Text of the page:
Does it make sense to reward those, who occasionally contribute for 1-2h, but not a permanent member of the Soil :seedling: team?

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Totally. Bounties are excellent starting points for new members, and also interested builders unable to commit for extended periods. Fully support them.

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that’s what we were going for in this unofficial proposal. Wondering if we should highlight it even more, so people know what we’re voting for:)

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yeah, it’s probably a good idea to do so

It is a difficult situation because it can sometimes be hard to define ‘value’ in the context of some of these tasks, but is undeniable that value is given to the project through them. There is on the one hand the possibility that someone may ‘game’ the system to receive a CODE allocation, but you do not wish to miss out on valuable information and input from the community.

From reading through some of the tasks, there seems to be two types of input - ‘community’ input ie user sessions through audio calls and Miro, and ‘expertise’ sessions with UI, web3 tech, smart contracts, hands-on sessions etc. it may make sense to grade these differently.

Instead of defining by hours, you could maybe allocate a CODE pot for the week that is available to meet the needs of these type of tasks. The ‘Community’ pot or something to that effect.

  1. Community inputs may receive smaller CODE allocations initially and could potentially multiply by time spent on this type of work, or the number of sessions participated in. The longer someone spends helping out, testing, discussing and getting involved that way, they are rewarded higher.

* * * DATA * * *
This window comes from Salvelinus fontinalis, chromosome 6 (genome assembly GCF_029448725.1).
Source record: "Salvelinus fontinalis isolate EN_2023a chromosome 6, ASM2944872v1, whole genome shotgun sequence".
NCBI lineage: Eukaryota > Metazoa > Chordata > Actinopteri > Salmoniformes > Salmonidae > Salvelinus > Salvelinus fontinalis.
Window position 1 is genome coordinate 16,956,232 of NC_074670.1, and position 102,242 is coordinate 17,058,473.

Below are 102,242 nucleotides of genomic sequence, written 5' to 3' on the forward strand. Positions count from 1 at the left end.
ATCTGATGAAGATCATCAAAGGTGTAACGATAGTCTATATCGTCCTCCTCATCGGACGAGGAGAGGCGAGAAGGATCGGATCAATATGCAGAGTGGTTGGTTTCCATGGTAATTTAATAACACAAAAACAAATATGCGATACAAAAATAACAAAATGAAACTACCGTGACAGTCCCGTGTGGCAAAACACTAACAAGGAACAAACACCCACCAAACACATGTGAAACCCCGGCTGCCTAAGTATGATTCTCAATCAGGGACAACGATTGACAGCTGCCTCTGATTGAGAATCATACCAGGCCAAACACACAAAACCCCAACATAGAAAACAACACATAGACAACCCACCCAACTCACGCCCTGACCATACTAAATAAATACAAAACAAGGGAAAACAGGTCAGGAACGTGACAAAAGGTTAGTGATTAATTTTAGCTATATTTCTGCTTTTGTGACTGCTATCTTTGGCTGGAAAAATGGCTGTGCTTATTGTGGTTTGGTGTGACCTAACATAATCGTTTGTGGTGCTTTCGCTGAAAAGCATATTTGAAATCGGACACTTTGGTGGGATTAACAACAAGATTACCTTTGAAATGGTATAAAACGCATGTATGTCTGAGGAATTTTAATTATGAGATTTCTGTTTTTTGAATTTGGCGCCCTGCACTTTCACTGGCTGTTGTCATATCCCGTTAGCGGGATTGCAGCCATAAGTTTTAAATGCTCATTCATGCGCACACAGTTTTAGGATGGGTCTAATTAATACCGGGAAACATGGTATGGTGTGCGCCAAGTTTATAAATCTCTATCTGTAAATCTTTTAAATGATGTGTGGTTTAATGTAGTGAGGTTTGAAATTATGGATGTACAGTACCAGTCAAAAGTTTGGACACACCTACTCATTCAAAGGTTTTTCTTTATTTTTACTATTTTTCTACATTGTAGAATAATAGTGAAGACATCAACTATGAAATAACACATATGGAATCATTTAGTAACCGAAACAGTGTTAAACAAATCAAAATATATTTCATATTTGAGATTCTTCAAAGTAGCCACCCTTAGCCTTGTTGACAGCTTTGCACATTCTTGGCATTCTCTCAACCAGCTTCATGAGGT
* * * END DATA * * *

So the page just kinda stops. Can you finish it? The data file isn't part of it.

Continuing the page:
It may filter out people looking for a reward by making ‘quick wins’ not worth their time whilst incentivising those who are really interested in the direction of the project long term.

  1. Expertise inputs could follow a bounty route, or increase / decrease depending on the perceived value of the advice or service provided as judged by the core team. How do you quantify a half hour call around smart contracts that changes the course of the project for example? It’s really the core team that can place the value on that.

I suppose what I’m getting at here is that there are tasks that involve the communities time, and tasks that involve the communities knowledge. Both are equally as valuable to the progression of any project and its great to utilise the different skills and people the DAO has. Maybe you won’t use the whole Community Pot over the course of the week, you could roll it over to the next week or reward individuals further with it.

2 Likes

Absolutely. That wasn’t clear to me.

Really insightful and rich information response thank you! :smiley:

This is really smart not only because it make sense financially but because practically the more someone spent helping the more valuable he will be because he will understand deeper our values, goals code base, etc.

We are planning to solve that throw the new Role system that DeWork provide and showed to us personally the creators of the platform

Yes this is also a really good point, and it reminds me Coordinape that we start using as a team in order to be able to extract this type of value mechanism, of course, it cant be used here directly but we can definitely find a way to account for that in the near future